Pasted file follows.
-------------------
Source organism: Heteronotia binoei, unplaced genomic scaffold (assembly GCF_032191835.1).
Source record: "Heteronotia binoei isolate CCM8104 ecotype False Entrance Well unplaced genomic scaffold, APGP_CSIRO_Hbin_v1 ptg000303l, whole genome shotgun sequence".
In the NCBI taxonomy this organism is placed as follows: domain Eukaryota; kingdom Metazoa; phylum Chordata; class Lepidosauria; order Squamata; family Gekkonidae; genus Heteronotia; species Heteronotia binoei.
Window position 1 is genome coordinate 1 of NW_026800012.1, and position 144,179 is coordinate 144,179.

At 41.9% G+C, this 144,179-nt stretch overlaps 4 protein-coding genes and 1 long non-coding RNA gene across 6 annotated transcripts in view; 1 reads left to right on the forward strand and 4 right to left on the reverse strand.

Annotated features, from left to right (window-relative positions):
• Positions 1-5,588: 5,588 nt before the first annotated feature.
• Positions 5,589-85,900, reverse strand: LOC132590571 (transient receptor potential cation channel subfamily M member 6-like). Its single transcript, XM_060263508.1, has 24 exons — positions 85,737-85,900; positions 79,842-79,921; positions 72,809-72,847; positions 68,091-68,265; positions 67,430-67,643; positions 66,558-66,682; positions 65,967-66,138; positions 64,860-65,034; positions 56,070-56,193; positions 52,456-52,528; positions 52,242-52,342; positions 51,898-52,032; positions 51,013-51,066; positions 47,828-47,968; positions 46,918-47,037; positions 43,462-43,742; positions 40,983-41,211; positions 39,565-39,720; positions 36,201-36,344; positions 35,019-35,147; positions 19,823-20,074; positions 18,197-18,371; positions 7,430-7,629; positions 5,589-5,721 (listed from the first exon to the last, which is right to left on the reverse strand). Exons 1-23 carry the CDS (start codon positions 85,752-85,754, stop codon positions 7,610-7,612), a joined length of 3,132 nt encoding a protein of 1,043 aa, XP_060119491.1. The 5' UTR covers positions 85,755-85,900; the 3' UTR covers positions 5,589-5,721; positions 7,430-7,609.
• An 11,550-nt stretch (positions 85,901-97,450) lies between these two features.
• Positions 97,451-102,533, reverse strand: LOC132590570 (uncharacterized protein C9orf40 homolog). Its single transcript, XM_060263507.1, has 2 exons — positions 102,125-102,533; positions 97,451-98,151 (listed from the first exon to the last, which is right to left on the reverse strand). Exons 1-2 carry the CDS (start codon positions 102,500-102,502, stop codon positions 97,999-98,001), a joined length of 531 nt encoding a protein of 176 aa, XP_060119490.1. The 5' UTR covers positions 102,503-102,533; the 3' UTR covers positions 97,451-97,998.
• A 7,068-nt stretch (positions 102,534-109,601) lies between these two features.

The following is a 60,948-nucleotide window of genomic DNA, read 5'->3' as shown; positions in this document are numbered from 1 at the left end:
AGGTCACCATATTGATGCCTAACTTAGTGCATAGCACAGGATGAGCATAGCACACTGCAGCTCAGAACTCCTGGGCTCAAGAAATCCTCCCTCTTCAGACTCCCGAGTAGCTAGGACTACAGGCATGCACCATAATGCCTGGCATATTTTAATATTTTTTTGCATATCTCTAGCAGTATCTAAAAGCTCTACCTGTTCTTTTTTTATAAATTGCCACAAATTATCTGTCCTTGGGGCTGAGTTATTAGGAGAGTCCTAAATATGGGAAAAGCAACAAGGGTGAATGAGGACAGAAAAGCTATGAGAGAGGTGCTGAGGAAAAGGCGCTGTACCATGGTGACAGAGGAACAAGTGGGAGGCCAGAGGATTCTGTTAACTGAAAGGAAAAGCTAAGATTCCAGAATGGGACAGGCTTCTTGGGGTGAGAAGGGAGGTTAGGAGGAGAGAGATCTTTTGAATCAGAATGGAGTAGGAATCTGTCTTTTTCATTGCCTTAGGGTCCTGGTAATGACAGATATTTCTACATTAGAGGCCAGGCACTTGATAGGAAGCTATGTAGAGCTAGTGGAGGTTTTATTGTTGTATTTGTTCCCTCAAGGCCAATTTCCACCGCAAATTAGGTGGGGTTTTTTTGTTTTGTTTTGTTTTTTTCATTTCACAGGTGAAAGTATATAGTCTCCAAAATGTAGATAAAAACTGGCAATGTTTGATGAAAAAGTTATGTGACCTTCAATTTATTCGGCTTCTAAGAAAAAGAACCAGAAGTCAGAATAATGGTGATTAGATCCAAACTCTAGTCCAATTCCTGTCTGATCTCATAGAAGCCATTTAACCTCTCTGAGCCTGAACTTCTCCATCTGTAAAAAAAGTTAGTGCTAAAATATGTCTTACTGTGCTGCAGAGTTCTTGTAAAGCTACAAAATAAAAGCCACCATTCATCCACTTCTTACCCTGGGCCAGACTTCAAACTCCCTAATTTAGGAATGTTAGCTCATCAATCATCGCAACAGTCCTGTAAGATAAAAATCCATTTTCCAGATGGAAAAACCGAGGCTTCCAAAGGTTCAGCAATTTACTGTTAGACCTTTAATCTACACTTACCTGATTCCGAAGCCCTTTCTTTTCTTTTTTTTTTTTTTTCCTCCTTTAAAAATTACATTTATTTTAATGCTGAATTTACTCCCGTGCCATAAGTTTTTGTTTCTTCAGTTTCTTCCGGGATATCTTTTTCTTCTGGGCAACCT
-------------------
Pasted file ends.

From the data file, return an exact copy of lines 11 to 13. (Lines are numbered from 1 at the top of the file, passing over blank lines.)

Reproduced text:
• A 7,068-nt stretch (positions 102,534-109,601) lies between these two features.

The following is a 60,948-nucleotide window of genomic DNA, read 5'->3' as shown; positions in this document are numbered from 1 at the left end:
AGGTCACCATATTGATGCCTAACTTAGTGCATAGCACAGGATGAGCATAGCACACTGCAGCTCAGAACTCCTGGGCTCAAGAAATCCTCCCTCTTCAGACTCCCGAGTAGCTAGGACTACAGGCATGCACCATAATGCCTGGCATATTTTAATATTTTTTTGCATATCTCTAGCAGTATCTAAAAGCTCTACCTGTTCTTTTTTTATAAATTGCCACAAATTATCTGTCCTTGGGGCTGAGTTATTAGGAGAGTCCTAAATATGGGAAAAGCAACAAGGGTGAATGAGGACAGAAAAGCTATGAGAGAGGTGCTGAGGAAAAGGCGCTGTACCATGGTGACAGAGGAACAAGTGGGAGGCCAGAGGATTCTGTTAACTGAAAGGAAAAGCTAAGATTCCAGAATGGGACAGGCTTCTTGGGGTGAGAAGGGAGGTTAGGAGGAGAGAGATCTTTTGAATCAGAATGGAGTAGGAATCTGTCTTTTTCATTGCCTTAGGGTCCTGGTAATGACAGATATTTCTACATTAGAGGCCAGGCACTTGATAGGAAGCTATGTAGAGCTAGTGGAGGTTTTATTGTTGTATTTGTTCCCTCAAGGCCAATTTCCACCGCAAATTAGGTGGGGTTTTTTTGTTTTGTTTTGTTTTTTTCATTTCACAGGTGAAAGTATATAGTCTCCAAAATGTAGATAAAAACTGGCAATGTTTGATGAAAAAGTTATGTGACCTTCAATTTATTCGGCTTCTAAGAAAAAGAACCAGAAGTCAGAATAATGGTGATTAGATCCAAACTCTAGTCCAATTCCTGTCTGATCTCATAGAAGCCATTTAACCTCTCTGAGCCTGAACTTCTCCATCTGTAAAAAAAGTTAGTGCTAAAATATGTCTTACTGTGCTGCAGAGTTCTTGTAAAGCTACAAAATAAAAGCCACCATTCATCCACTTCTTACCCTGGGCCAGACTTCAAACTCCCTAATTTAGGAATGTTAGCTCATCAATCATCGCAACAGTCCTGTAAGATAAAAATCCATTTTCCAGATGGAAAAACCGAGGCTTCCAAAGGTTCAGCAATTTACTGTTAGACCTTTAATCTACACTTACCTGATTCCGAAGCCCTTTCTTTTCTTTTTTTTTTTTTTTCCTCCTTTAAAAATTACATTTATTTTAATGCTGAATTTACTCCCGTGCCATAAGTTTTTGTTTCTTCAGTTTCTTCCGGGATATCTTTTTCTTCTGGGCAACCT